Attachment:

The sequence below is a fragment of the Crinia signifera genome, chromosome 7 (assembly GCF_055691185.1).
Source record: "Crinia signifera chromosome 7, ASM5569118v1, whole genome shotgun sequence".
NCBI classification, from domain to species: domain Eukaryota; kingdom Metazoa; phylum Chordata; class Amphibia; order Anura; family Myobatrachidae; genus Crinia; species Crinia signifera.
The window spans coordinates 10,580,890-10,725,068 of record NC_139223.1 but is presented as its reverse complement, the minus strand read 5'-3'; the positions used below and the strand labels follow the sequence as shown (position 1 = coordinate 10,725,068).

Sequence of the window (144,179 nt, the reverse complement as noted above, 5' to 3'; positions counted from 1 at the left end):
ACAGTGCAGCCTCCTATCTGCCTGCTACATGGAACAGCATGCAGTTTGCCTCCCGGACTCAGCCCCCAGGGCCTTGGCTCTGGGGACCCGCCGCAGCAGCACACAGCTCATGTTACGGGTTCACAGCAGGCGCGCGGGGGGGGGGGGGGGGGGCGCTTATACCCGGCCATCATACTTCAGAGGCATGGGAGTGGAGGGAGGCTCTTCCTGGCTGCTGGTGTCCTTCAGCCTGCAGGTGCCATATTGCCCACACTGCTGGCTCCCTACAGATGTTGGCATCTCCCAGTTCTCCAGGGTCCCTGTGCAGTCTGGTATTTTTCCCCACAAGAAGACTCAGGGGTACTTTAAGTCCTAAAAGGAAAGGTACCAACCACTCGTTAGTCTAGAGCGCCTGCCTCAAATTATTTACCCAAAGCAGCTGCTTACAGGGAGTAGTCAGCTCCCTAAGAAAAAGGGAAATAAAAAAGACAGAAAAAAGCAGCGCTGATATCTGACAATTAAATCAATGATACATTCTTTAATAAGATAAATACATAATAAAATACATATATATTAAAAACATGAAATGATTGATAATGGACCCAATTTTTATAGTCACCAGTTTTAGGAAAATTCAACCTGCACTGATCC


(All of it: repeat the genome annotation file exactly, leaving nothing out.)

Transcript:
The sequence below is a fragment of the Crinia signifera genome, chromosome 7 (assembly GCF_055691185.1).
Source record: "Crinia signifera chromosome 7, ASM5569118v1, whole genome shotgun sequence".
NCBI classification, from domain to species: domain Eukaryota; kingdom Metazoa; phylum Chordata; class Amphibia; order Anura; family Myobatrachidae; genus Crinia; species Crinia signifera.
The window spans coordinates 10,580,890-10,725,068 of record NC_139223.1 but is presented as its reverse complement, the minus strand read 5'-3'; the positions used below and the strand labels follow the sequence as shown (position 1 = coordinate 10,725,068).

Sequence of the window (144,179 nt, the reverse complement as noted above, 5' to 3'; positions counted from 1 at the left end):
ACAGTGCAGCCTCCTATCTGCCTGCTACATGGAACAGCATGCAGTTTGCCTCCCGGACTCAGCCCCCAGGGCCTTGGCTCTGGGGACCCGCCGCAGCAGCACACAGCTCATGTTACGGGTTCACAGCAGGCGCGCGGGGGGGGGGGGGGGGGGCGCTTATACCCGGCCATCATACTTCAGAGGCATGGGAGTGGAGGGAGGCTCTTCCTGGCTGCTGGTGTCCTTCAGCCTGCAGGTGCCATATTGCCCACACTGCTGGCTCCCTACAGATGTTGGCATCTCCCAGTTCTCCAGGGTCCCTGTGCAGTCTGGTATTTTTCCCCACAAGAAGACTCAGGGGTACTTTAAGTCCTAAAAGGAAAGGTACCAACCACTCGTTAGTCTAGAGCGCCTGCCTCAAATTATTTACCCAAAGCAGCTGCTTACAGGGAGTAGTCAGCTCCCTAAGAAAAAGGGAAATAAAAAAGACAGAAAAAAGCAGCGCTGATATCTGACAATTAAATCAATGATACATTCTTTAATAAGATAAATACATAATAAAATACATATATATTAAAAACATGAAATGATTGATAATGGACCCAATTTTTATAGTCACCAGTTTTAGGAAAATTCAACCTGCACTGATCC